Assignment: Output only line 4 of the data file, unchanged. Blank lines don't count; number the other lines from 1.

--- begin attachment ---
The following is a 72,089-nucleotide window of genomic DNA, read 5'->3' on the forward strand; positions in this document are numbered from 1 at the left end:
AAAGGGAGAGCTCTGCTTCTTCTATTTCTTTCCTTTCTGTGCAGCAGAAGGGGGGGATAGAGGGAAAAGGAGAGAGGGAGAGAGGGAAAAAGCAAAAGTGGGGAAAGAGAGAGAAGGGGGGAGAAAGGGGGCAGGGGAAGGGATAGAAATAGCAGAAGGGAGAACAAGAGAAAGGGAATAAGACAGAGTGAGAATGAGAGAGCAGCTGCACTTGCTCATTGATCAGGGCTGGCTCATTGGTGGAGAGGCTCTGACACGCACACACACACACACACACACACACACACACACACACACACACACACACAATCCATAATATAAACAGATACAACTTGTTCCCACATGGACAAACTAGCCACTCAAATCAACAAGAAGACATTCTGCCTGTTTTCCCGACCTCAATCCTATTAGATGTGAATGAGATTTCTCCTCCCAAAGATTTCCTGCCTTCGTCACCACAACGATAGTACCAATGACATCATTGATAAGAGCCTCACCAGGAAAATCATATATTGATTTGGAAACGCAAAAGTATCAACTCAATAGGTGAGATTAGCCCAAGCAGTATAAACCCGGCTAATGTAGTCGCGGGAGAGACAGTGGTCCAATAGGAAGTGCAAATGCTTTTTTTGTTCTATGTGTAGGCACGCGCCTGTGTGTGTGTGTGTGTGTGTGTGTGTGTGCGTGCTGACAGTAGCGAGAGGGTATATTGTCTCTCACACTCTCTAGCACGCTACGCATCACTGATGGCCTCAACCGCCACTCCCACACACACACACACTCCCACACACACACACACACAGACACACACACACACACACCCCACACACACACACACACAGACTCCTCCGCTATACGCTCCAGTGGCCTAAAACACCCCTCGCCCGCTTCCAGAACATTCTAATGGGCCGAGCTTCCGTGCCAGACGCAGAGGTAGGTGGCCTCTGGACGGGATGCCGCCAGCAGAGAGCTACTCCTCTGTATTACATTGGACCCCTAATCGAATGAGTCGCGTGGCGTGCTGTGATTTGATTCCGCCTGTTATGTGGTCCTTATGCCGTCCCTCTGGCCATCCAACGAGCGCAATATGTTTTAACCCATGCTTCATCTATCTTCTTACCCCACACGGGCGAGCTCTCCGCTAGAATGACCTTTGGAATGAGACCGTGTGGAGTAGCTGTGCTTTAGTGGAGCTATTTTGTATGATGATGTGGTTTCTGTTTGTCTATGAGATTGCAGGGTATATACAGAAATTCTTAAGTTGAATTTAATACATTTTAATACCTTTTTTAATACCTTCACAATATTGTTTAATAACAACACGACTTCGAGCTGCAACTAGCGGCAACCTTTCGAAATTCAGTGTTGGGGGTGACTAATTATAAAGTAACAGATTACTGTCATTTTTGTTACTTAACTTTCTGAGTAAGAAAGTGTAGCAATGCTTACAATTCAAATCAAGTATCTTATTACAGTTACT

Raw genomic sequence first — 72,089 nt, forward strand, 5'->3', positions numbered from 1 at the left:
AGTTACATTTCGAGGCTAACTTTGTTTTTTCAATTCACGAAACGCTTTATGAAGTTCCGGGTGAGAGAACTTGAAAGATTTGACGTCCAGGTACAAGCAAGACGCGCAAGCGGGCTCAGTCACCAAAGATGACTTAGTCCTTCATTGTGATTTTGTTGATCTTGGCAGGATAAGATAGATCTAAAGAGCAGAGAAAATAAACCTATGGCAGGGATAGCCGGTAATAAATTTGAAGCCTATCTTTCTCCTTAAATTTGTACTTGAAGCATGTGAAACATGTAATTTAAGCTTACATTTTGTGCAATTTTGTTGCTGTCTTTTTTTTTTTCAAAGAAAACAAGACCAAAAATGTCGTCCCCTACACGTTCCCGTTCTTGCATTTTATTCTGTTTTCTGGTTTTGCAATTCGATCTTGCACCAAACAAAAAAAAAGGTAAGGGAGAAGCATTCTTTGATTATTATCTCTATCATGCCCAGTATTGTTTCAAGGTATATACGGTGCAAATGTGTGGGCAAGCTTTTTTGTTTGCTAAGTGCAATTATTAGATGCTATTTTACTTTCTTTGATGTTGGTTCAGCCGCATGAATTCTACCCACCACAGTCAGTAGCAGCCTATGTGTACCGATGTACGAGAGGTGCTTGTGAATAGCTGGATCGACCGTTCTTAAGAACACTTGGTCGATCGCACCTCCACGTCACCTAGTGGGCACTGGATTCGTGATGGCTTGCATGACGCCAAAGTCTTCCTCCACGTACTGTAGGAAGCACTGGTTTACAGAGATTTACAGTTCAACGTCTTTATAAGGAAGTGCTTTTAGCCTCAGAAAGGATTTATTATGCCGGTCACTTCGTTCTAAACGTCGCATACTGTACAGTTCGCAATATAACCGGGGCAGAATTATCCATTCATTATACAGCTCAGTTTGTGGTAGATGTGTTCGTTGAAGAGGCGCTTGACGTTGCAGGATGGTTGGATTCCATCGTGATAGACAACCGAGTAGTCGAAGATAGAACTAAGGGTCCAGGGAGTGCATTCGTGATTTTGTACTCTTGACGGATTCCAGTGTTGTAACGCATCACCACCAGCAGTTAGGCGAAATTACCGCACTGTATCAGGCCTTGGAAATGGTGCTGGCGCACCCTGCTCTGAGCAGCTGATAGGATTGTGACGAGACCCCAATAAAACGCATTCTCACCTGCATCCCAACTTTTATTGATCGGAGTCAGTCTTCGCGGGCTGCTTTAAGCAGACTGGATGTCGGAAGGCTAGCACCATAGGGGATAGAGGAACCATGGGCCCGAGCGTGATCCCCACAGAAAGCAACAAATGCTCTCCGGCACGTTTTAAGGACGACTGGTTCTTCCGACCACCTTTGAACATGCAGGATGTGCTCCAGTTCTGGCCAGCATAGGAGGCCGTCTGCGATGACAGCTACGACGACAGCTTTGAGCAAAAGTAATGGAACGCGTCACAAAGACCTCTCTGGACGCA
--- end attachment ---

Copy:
AGTTACATTTCGAGGCTAACTTTGTTTTTTCAATTCACGAAACGCTTTATGAAGTTCCGGGTGAGAGAACTTGAAAGATTTGACGTCCAGGTACAAGCAAGACGCGCAAGCGGGCTCAGTCACCAAAGATGACTTAGTCCTTCATTGTGATTTTGTTGATCTTGGCAGGATAAGATAGATCTAAAGAGCAGAGAAAATAAACCTATGGCAGGGATAGCCGGTAATAAATTTGAAGCCTATCTTTCTCCTTAAATTTGTACTTGAAGCATGTGAAACATGTAATTTAAGCTTACATTTTGTGCAATTTTGTTGCTGTCTTTTTTTTTTTCAAAGAAAACAAGACCAAAAATGTCGTCCCCTACACGTTCCCGTTCTTGCATTTTATTCTGTTTTCTGGTTTTGCAATTCGATCTTGCACCAAACAAAAAAAAAGGTAAGGGAGAAGCATTCTTTGATTATTATCTCTATCATGCCCAGTATTGTTTCAAGGTATATACGGTGCAAATGTGTGGGCAAGCTTTTTTGTTTGCTAAGTGCAATTATTAGATGCTATTTTACTTTCTTTGATGTTGGTTCAGCCGCATGAATTCTACCCACCACAGTCAGTAGCAGCCTATGTGTACCGATGTACGAGAGGTGCTTGTGAATAGCTGGATCGACCGTTCTTAAGAACACTTGGTCGATCGCACCTCCACGTCACCTAGTGGGCACTGGATTCGTGATGGCTTGCATGACGCCAAAGTCTTCCTCCACGTACTGTAGGAAGCACTGGTTTACAGAGATTTACAGTTCAACGTCTTTATAAGGAAGTGCTTTTAGCCTCAGAAAGGATTTATTATGCCGGTCACTTCGTTCTAAACGTCGCATACTGTACAGTTCGCAATATAACCGGGGCAGAATTATCCATTCATTATACAGCTCAGTTTGTGGTAGATGTGTTCGTTGAAGAGGCGCTTGACGTTGCAGGATGGTTGGATTCCATCGTGATAGACAACCGAGTAGTCGAAGATAGAACTAAGGGTCCAGGGAGTGCATTCGTGATTTTGTACTCTTGACGGATTCCAGTGTTGTAACGCATCACCACCAGCAGTTAGGCGAAATTACCGCACTGTATCAGGCCTTGGAAATGGTGCTGGCGCACCCTGCTCTGAGCAGCTGATAGGATTGTGACGAGACCCCAATAAAACGCATTCTCACCTGCATCCCAACTTTTATTGATCGGAGTCAGTCTTCGCGGGCTGCTTTAAGCAGACTGGATGTCGGAAGGCTAGCACCATAGGGGATAGAGGAACCATGGGCCCGAGCGTGATCCCCACAGAAAGCAACAAATGCTCTCCGGCACGTTTTAAGGACGACTGGTTCTTCCGACCACCTTTGAACATGCAGGATGTGCTCCAGTTCTGGCCAGCATAGGAGGCCGTCTGCGATGACAGCTACGACGACAGCTTTGAGCAAAAGTAATGGAACGCGTCACAAAGACCTCTCTGGACGCA